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The Surgery That Changed My Life as a Mom With Cerebral Palsy

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I enjoy motherhood! I cherish every moment with my kids and doing whatever I can with them. Recently I was approved through my county’s school board for volunteering at my son’s school. My son is 3 and has mild autism (ASD). He is in an autism cluster Pre-K class and I go in every Tuesday and Thursday and do art with the kids. It’s really fun and quite hysterical when I come home covered in finger paint or glue. I love to sing and dance with the kids. They read stories during circle time and go over the day’s art project. I volunteer about half the day, then I go back home and do any housework or errands that need to be done.

It may not seem like much, but up until September 8, 2017 I couldn’t even fathom doing that kind of activity. In fact up until that day I honestly felt like a failure because I couldn’t do some of the things many other moms can do with their kids, such as running an errand alone. Don’t get me wrong, I could do it but it took way more energy than it used to, and most of the time I felt short of breath doing it, but I got it done by the grace of God. I have cerebral palsy.

It was not always like this. When my oldest son was a toddler, I was in my early 20s and I had the energy and the ability to do just about everything with him. Around my 27th birthday I started to notice a decline in my energy and an increase in need for a nap. Can I get an amen, moms? Not that I never needed a nap before, but now it seemed like an everyday thing, and when I woke up I had very little renewal in energy. Doctors often describe cerebral palsy as non-progressive, because once the brain damage happens it can not get worse. What most people fail to take into account is that the spacticity makes your body age faster because your organs and muscles have to work harder to keep you going through the tightness.

On September 8, 2017 my life changed forever. I had a selective dorsal rhizotomy also known as SDR. SDR is a surgery usually performed on children, but thanks to social media I found out Dr. T.S. Park in St. Louis, MO was successfully performing SDR on adults up to age 50. So I went for it and applied, sent in my evaluation video and my X-rays. In April 2017 I received the phone call of a lifetime. I had been accepted as a candidate for the surgery that would ultimately change my life.

Over the next five months, I anxiously awaited my surgery date. On September 5 I made the four-hour flight with my mom to St. Louis. This was not my first surgery, it was my ninth, though not all of them were for CP. From the ages of 12 to 15 I had three different surgeries to help reduce the effects of my CP. On September 7, 2017 I met Dr. Park in person for the first time. I was a bit star struck because I had heard so much about how his single-level version of SDR changed the way a lot of doctors in the world do the procedure.

Dr. Park examined me and looked at my mother and I. He was very straightforward, and said if I did not have SDR, in 10-15 years I would no longer be able to walk. I had just turned 30 less then a month before surgery and honestly I could not dream of living in a wheelchair. Dr. Park told me what would improve greatly and what I would need to do to get there. I now work out at least three times a week, and in the months leading up to surgery I worked with a personal trainer to build up as much muscle as I could so my recovery would be easier.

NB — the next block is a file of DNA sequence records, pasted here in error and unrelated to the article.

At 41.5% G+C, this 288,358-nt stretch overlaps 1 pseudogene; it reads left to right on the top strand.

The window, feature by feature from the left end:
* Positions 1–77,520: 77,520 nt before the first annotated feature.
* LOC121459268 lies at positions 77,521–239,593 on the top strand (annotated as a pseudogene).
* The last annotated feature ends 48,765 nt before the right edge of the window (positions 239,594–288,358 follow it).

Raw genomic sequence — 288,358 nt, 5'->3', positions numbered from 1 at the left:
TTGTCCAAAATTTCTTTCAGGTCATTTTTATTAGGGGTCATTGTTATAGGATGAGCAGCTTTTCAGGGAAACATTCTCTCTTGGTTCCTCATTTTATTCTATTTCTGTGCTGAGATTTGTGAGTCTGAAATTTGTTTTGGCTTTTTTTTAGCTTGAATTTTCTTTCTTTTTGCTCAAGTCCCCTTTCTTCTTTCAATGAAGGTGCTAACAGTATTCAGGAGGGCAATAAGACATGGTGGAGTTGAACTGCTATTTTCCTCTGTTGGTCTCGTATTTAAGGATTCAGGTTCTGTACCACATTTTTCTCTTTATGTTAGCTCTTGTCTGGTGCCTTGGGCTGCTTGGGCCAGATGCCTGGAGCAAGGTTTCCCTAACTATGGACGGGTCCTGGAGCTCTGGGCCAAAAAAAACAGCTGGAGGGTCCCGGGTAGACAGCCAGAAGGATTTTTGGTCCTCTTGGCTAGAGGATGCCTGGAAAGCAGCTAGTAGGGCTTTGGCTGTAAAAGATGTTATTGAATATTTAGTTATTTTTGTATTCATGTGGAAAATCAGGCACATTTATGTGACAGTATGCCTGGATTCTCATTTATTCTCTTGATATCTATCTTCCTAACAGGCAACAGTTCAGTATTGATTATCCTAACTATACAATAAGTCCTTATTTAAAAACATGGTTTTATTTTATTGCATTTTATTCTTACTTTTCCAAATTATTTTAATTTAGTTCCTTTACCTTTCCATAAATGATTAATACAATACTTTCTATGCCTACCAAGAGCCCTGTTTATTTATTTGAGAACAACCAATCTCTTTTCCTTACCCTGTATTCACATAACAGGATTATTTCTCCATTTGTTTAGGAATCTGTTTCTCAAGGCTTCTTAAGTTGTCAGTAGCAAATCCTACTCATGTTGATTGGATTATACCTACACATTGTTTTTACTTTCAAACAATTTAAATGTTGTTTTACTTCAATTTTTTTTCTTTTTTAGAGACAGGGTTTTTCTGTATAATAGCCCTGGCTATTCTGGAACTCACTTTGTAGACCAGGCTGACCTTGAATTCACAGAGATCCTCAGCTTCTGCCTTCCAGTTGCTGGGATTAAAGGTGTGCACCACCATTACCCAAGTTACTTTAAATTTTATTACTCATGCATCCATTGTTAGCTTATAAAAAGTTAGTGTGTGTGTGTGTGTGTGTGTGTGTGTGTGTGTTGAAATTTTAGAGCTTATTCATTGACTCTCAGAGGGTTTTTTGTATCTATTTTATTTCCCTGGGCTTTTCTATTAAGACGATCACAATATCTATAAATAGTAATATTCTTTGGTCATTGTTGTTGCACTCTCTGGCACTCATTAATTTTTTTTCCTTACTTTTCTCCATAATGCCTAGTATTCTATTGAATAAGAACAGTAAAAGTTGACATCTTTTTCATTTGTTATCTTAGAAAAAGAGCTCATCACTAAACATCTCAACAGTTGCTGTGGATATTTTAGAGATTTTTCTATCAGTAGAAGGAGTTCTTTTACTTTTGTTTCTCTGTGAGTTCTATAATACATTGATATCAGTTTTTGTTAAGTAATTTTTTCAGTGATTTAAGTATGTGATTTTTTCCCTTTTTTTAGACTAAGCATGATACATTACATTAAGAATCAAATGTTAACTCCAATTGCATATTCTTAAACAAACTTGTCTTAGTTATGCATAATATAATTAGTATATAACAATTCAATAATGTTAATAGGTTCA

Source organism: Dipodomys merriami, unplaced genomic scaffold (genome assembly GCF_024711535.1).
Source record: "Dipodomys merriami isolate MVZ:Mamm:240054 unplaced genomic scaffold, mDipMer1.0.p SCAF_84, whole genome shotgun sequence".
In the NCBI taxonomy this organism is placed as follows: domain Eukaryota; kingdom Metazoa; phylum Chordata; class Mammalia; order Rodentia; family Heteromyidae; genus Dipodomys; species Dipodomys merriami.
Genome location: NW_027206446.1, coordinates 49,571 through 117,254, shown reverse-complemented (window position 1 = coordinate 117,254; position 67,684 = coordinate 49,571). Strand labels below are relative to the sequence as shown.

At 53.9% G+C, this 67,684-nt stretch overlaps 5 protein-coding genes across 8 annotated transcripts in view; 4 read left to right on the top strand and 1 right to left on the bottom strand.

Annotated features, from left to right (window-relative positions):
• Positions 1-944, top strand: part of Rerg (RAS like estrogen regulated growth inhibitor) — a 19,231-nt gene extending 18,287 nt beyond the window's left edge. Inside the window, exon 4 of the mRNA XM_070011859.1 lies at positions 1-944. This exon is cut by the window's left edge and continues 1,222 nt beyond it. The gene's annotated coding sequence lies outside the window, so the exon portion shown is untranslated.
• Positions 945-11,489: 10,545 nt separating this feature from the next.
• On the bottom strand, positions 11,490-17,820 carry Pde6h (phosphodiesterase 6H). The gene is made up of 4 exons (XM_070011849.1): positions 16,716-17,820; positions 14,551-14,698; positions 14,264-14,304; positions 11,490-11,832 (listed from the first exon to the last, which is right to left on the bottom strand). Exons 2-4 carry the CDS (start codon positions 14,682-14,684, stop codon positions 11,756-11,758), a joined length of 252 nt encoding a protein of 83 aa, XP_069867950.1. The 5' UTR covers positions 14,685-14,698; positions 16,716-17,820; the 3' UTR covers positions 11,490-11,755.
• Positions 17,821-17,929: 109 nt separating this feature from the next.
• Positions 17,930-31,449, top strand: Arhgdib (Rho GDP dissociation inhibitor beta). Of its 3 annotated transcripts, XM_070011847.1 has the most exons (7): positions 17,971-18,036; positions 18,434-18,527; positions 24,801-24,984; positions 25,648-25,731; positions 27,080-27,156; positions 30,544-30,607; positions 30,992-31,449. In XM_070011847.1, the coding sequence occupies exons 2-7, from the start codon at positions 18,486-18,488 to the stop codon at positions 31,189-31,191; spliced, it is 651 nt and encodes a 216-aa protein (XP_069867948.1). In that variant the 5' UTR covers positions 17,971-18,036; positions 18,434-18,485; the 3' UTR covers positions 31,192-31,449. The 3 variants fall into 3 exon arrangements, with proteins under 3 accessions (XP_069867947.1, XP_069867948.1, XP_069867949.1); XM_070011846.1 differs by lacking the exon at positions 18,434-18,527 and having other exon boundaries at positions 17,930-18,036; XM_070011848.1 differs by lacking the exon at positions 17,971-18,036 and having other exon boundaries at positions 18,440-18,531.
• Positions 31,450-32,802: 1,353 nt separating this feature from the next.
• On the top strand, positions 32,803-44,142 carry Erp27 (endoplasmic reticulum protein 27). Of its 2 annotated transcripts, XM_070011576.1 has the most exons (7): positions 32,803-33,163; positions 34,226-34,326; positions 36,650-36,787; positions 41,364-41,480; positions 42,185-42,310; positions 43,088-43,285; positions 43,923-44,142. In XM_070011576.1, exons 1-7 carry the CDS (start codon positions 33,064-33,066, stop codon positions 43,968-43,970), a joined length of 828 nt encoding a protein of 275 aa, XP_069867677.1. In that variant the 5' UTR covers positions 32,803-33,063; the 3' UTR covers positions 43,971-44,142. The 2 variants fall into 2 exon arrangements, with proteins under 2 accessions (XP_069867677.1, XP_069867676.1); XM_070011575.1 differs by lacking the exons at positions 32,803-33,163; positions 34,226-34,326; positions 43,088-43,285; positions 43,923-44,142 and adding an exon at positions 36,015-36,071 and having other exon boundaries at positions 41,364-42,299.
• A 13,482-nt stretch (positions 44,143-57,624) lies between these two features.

Throughout the excitement of prepping for SDR, I had left out the part of post-op recovery. I was in the hospital five days; three of those days I had a catheter, and had to lay flat on my back and had an epidural going right into my back. It numbed my lower back and legs, which was greatly appreciated. The only thing that really hurt was the incision site right at the L1-L2 vertebrae. I was so anxious to get out of bed and walk, and on day three I was given that opportunity. My first steps were so bouncy and free; I was able to rotate my feet while climbing stairs. It was and still is amazing.

Next thing I know, I’m at home. Two days after I got home, I was walking independently again, only using a cane outside for about a week. I went through 11 weeks of physical therapy and was released in early December 2017. I will have to do physical therapy exercises for the rest of my life, but thanks to the amazing rhizotomy team in St. Louis and the awesome physical therapists here, I have been given the proper tools to do what I need to do on my own, either at home or in the gym. Through the support of my family and friends, I am able to stay on track and remain accountable.

I am now able to play with my kids more, and volunteering does not put a strain on me as it would have before SDR. I can kneel without the feeling of my knees being on fire. I was even able to play on the playground with the  kids in Pre-K at my son’s school, going through tunnels, down slides, and even running with the kids. I still tire a bit more easily than others, but it’s no where near as bad as it was. I no longer feel like I need a three-hour nap every day. I walk with straight legs and my PT even told me if she would have seen me out and about and didn’t know me, she would have never suspected I had CP. I thought I’d never hear those words.

I am able to take my oldest out and about on what he likes to call “only Mommy and me days.” I can do that for longer periods of time than before and it is a blessing. I am still just a few months post-op, and it will take about two years to reach my SDR max potential, but it has already changed not only my life for the better, but my sons’.

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Getty image by Christin Lola.

Originally published: January 4, 2018
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